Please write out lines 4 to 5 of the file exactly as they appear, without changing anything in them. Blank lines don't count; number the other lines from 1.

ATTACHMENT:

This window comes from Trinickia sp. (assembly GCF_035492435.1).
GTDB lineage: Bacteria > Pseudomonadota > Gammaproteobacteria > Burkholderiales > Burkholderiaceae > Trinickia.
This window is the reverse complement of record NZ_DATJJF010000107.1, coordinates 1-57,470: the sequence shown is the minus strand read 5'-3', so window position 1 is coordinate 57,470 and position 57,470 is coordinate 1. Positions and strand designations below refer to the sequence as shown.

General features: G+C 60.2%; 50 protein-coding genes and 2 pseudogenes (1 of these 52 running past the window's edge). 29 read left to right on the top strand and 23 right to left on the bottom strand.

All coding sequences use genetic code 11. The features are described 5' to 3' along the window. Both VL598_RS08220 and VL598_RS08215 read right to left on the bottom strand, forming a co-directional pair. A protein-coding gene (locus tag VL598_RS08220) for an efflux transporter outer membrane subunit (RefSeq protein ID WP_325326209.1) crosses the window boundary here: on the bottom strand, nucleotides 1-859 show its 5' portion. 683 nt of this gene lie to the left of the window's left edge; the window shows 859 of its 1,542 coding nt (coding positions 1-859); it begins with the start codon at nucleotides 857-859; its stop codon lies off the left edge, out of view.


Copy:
General features: G+C 60.2%; 50 protein-coding genes and 2 pseudogenes (1 of these 52 running past the window's edge). 29 read left to right on the top strand and 23 right to left on the bottom strand.

All coding sequences use genetic code 11. The features are described 5' to 3' along the window. Both VL598_RS08220 and VL598_RS08215 read right to left on the bottom strand, forming a co-directional pair. A protein-coding gene (locus tag VL598_RS08220) for an efflux transporter outer membrane subunit (RefSeq protein ID WP_325326209.1) crosses the window boundary here: on the bottom strand, nucleotides 1-859 show its 5' portion. 683 nt of this gene lie to the left of the window's left edge; the window shows 859 of its 1,542 coding nt (coding positions 1-859); it begins with the start codon at nucleotides 857-859; its stop codon lies off the left edge, out of view.